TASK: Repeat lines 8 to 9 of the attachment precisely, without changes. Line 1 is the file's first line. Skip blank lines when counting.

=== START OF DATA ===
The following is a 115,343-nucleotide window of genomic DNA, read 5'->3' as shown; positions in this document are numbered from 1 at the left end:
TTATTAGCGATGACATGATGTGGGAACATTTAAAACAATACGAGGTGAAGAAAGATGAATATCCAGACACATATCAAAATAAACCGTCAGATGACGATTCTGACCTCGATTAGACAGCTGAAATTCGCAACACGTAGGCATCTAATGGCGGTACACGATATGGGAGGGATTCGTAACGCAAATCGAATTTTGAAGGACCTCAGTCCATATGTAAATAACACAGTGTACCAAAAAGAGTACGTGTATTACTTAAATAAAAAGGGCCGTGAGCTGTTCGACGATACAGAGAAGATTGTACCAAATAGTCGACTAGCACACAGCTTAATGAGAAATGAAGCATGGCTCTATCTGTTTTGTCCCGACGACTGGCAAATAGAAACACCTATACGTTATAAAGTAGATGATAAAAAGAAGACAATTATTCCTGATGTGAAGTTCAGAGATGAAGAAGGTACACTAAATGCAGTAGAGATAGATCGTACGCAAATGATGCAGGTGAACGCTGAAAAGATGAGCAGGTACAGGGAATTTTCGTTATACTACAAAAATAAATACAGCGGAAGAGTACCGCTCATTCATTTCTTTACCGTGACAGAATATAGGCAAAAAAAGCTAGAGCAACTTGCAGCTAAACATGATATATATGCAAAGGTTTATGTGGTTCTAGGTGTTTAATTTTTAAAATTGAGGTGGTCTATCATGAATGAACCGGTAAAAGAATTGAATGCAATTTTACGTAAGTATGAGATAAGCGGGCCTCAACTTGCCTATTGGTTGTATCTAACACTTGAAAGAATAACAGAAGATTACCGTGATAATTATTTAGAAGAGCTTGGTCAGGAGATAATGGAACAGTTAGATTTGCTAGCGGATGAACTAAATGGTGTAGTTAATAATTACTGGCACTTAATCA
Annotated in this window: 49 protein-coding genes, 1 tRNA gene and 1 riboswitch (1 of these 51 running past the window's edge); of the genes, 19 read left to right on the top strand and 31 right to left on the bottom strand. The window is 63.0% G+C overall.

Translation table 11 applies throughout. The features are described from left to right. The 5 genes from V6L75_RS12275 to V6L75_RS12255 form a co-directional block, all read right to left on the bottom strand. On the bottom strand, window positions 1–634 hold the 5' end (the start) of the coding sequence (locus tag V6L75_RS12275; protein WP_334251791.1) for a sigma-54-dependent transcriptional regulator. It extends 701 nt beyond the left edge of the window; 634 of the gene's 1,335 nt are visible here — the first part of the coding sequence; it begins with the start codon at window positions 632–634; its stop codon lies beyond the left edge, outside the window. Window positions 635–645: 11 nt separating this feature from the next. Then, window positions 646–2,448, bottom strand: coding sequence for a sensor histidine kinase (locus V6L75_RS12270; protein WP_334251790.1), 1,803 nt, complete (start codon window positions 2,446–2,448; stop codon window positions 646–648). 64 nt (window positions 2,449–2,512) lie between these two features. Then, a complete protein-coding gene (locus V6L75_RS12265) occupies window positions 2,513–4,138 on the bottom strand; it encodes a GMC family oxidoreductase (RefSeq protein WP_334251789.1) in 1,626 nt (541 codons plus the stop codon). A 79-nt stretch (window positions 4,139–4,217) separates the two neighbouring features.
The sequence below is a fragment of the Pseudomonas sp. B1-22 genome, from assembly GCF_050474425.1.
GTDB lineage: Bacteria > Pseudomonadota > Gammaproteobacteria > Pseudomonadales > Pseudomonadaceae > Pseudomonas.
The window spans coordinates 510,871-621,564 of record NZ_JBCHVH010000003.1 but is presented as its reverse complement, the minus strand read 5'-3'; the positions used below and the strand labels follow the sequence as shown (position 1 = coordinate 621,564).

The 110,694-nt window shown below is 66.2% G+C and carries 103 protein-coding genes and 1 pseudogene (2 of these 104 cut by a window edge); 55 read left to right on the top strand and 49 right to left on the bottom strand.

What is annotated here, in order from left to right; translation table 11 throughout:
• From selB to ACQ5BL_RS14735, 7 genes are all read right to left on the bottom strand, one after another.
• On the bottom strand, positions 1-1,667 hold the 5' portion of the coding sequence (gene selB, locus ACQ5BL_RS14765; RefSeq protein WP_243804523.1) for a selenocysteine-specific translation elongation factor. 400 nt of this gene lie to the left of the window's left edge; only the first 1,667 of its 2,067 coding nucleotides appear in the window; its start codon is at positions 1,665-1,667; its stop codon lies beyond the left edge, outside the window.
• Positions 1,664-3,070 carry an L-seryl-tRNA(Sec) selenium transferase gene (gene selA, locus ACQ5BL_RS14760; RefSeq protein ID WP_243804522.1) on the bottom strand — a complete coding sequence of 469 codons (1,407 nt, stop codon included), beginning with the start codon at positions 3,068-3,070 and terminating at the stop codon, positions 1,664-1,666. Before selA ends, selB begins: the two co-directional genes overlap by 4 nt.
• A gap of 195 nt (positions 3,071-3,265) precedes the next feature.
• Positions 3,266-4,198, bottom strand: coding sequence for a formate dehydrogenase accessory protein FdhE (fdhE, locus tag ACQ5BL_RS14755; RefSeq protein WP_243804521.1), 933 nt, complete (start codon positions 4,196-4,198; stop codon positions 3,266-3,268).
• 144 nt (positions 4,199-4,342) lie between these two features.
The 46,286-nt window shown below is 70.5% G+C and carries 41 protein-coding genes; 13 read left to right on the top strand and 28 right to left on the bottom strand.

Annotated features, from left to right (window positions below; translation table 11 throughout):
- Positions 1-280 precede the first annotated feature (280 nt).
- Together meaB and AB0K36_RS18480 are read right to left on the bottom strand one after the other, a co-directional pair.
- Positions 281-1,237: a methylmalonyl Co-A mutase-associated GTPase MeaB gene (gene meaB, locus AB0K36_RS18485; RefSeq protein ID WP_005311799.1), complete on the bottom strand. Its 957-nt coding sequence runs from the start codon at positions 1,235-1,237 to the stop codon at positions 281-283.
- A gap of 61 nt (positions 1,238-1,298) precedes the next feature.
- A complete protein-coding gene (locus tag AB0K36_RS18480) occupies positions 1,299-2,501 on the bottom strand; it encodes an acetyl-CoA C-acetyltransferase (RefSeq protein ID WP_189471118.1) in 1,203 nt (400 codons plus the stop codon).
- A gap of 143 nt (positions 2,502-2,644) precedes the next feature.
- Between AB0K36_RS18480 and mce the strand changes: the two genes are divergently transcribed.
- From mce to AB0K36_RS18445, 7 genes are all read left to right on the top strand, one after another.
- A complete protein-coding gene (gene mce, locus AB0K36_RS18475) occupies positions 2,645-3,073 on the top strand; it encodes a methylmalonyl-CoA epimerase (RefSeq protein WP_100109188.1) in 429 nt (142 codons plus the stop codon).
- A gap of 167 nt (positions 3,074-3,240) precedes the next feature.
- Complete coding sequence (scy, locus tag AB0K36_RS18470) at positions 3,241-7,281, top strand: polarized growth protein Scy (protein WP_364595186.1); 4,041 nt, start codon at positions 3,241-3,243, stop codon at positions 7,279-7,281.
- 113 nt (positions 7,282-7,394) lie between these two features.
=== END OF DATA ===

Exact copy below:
The 110,694-nt window shown below is 66.2% G+C and carries 103 protein-coding genes and 1 pseudogene (2 of these 104 cut by a window edge); 55 read left to right on the top strand and 49 right to left on the bottom strand.

What is annotated here, in order from left to right; translation table 11 throughout: